How GitHub advocated for developer interests at the US Copyright Office technical measures consultations
Our open and free Internet fuels some of the most incredible innovation in history. It provides new opportunities for billions of people to communicate and collaborate, contributes to economic growth across the world, supports a flourishing open source community, and changes the way we live our lives for the better.
GitHub stands in solidarity with our Internet peers in urging all our US-based users, customers, and fans to call, write, or tweet at your local Senator or Congressperson to let them know you oppose the FCC’s proposed changes to the net neutrality landscape.
We believe a new Internet “fast lane” that only privileged businesses can buy into threatens freedom of choice for users, and could ultimately harm the efforts of developers building and shipping both open source and commercial software. Without net neutrality, your users could have a very different experience of your software depending on how much Internet providers are paid.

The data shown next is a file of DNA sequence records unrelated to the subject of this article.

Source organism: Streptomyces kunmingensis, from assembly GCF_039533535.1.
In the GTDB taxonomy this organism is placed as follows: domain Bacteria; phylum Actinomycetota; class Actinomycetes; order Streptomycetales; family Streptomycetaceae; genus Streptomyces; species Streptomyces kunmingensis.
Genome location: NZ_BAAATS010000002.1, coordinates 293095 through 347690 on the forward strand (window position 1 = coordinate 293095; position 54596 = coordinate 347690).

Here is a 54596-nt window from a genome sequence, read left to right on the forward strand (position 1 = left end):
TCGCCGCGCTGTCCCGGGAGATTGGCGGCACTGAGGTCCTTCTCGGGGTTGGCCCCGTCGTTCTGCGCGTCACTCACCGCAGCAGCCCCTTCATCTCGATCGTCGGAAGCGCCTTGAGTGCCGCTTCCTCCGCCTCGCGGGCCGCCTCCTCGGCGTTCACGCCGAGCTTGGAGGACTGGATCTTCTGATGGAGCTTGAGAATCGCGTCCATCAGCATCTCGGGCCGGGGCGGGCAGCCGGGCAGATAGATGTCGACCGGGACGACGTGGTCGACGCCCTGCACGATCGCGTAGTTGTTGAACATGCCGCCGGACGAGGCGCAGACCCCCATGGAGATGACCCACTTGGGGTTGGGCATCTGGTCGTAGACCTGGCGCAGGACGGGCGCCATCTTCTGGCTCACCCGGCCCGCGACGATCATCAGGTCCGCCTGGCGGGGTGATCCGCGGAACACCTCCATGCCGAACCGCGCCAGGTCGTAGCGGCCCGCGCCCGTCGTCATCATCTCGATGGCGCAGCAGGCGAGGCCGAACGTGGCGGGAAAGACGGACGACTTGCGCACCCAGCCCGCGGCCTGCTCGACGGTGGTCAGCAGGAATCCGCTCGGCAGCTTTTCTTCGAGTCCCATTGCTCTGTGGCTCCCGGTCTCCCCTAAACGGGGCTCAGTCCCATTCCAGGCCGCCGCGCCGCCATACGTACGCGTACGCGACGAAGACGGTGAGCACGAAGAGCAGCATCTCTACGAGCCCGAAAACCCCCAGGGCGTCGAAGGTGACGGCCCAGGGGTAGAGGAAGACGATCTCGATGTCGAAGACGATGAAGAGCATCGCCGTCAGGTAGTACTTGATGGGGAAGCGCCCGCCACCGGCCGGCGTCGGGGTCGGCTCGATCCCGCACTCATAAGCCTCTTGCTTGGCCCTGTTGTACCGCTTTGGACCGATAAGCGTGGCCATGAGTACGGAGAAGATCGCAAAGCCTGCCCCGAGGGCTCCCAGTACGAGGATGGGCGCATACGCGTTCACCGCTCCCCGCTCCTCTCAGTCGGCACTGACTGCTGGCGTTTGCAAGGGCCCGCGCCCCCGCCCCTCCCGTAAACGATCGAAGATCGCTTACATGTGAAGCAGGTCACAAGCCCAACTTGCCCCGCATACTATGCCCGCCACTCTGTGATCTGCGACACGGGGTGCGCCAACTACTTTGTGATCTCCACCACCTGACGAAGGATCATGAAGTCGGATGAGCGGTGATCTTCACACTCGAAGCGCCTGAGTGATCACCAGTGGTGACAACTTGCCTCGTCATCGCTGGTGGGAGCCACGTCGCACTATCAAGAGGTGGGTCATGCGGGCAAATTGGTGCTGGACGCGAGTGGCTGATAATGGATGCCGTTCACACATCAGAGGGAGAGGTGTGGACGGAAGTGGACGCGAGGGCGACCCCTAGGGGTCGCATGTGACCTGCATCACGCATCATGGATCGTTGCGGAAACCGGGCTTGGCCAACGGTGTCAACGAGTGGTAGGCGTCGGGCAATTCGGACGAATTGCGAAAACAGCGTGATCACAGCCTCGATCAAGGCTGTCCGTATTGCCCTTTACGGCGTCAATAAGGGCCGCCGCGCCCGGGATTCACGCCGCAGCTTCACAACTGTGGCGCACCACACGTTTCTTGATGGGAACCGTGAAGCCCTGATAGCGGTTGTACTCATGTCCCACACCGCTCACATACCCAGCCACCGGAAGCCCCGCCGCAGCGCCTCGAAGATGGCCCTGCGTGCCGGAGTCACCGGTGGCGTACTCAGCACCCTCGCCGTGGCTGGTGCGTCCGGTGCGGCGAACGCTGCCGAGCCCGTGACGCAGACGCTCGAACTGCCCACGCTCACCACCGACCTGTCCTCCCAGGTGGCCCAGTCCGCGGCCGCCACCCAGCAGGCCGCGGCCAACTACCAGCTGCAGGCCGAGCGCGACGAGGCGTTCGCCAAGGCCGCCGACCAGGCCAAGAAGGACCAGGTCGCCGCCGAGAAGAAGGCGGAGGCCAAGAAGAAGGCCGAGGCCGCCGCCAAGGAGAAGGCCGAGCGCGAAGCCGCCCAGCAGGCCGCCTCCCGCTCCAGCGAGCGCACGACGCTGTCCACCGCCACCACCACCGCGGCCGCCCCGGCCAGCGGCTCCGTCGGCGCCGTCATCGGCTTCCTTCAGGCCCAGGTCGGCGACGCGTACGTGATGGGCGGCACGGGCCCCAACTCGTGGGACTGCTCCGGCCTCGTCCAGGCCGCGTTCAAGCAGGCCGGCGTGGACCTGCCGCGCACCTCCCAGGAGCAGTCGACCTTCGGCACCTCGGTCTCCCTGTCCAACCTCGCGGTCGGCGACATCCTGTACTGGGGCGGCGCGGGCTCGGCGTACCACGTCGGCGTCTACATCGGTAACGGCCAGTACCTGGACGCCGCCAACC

Congress has the power to take real action to ensure the Internet remains an open platform for speech and commerce. For example, when cable television called into question the traditional conflict between physical point-to-point telephone communication and airwave television broadcasts, Congress responded by adding Title VI to the Communications Act.
GitHub believes that with encouragement and education from the broader Internet community, Congress can be motivated to take action once again. In May of this year, we indicated our support of net neutrality by co-signing a letter to the FCC, but we’re not there yet.
We think an open and free Internet is a better Internet, and today we’re asking you to join us by telling Congress you agree.